There are, of course, exceptions. It is entirely possible that you are really talented in one area and really struggle with others, but on the whole this makes you an exception to the rule. Again, a caveat of this is that this is the case in the absence of specific cognitive disabilities. Most people with dyslexia struggle with reading to some degree, and can struggle with verbal tasks such as finding rhymes when spelling doesn’t help, but this has no relationship to their IQ at all.

One of the most foolish statements that I’ve heard recently is that everyone is smart and has their own type of intelligence. This approach is championed in part by Howard Gardner and it just isn’t true. I don’t mean to be nasty or cruel, but it is a plain fact that stupid people exist. I forcefully reject Gardner’s notion of multiple intelligences, not just because it is a complete fiction, but because it is an actively harmful fiction.

The idea that everyone has their own special kind of intelligence implies that everyone needs their own intelligence to have value. The idea that “it’s ok to be bad at maths because he’s good at art” is harmful because the fact is that you don’t need to be good at art either. “It’s ok to be bad at maths.” We don’t need to be smart to have value.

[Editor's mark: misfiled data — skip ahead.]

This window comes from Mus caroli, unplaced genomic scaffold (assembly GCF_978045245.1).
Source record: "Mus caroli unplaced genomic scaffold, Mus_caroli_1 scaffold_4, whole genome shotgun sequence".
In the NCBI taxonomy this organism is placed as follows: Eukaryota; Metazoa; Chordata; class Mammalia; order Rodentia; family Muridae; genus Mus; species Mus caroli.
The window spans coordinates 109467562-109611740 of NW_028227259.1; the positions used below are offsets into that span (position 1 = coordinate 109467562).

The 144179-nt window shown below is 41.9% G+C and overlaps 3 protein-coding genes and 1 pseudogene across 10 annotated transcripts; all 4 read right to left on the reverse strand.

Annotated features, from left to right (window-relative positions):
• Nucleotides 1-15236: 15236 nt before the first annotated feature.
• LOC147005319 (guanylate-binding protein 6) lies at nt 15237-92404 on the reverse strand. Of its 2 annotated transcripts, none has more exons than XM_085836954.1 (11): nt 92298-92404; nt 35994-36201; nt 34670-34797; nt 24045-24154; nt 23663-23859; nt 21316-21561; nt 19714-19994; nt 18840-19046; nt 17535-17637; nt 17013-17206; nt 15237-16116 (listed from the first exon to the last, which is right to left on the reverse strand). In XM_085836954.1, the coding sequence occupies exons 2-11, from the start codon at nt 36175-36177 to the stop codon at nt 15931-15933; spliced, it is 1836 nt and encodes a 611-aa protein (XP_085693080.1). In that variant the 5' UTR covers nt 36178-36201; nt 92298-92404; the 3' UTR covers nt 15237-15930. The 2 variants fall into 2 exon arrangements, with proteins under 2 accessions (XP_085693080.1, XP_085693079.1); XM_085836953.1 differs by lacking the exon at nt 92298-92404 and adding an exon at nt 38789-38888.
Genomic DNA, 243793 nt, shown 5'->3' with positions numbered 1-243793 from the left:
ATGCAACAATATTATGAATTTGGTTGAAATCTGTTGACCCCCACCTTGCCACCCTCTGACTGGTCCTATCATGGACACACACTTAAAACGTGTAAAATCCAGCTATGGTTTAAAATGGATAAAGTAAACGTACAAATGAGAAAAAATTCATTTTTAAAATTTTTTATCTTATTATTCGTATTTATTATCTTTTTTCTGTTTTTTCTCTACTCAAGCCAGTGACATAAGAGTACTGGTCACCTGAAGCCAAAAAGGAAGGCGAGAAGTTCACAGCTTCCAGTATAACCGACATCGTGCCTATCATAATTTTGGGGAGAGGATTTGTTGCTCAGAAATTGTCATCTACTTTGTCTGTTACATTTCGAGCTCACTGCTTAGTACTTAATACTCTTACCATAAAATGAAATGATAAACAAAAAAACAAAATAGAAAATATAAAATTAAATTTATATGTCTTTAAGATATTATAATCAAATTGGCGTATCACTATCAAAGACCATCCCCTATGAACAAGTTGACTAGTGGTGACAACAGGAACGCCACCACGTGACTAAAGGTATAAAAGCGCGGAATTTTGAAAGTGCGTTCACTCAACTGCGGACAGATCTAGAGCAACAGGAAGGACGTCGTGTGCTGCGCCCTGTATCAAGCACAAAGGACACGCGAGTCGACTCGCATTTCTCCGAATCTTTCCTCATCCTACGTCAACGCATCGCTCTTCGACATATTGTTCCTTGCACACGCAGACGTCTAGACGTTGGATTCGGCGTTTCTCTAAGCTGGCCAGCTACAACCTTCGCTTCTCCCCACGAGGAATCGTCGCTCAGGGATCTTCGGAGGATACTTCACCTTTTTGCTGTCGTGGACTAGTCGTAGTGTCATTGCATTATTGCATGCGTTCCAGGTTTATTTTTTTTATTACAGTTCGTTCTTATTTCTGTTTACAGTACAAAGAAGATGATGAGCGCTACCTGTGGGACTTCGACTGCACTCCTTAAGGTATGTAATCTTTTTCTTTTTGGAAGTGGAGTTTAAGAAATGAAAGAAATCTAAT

The ability to deal with cognitive complexity

Linda Gottfredson – Definition of Intelligence

I have the same objection when people post online about “everyone being beautiful” which isn’t true. Some people aren’t beautiful, some people are ugly. The issue with the “everyone is beautiful” rhetoric is that it implies that everyone needs to be beautiful in order to have value.

Humans have value qua humans. The harmful belief that intelligence gives us value might stem from the thought that it is intelligence that separates us from animals. We are smarter than animals, and that makes us virtuous and human, so if people are even smarter then they are even more virtuous and even more human (I know that the logic here isn’t perfect and I am reasoning pretty much exclusively by analogy, but the idea follows, and I am trying to reconstruct a logic I don’t agree with).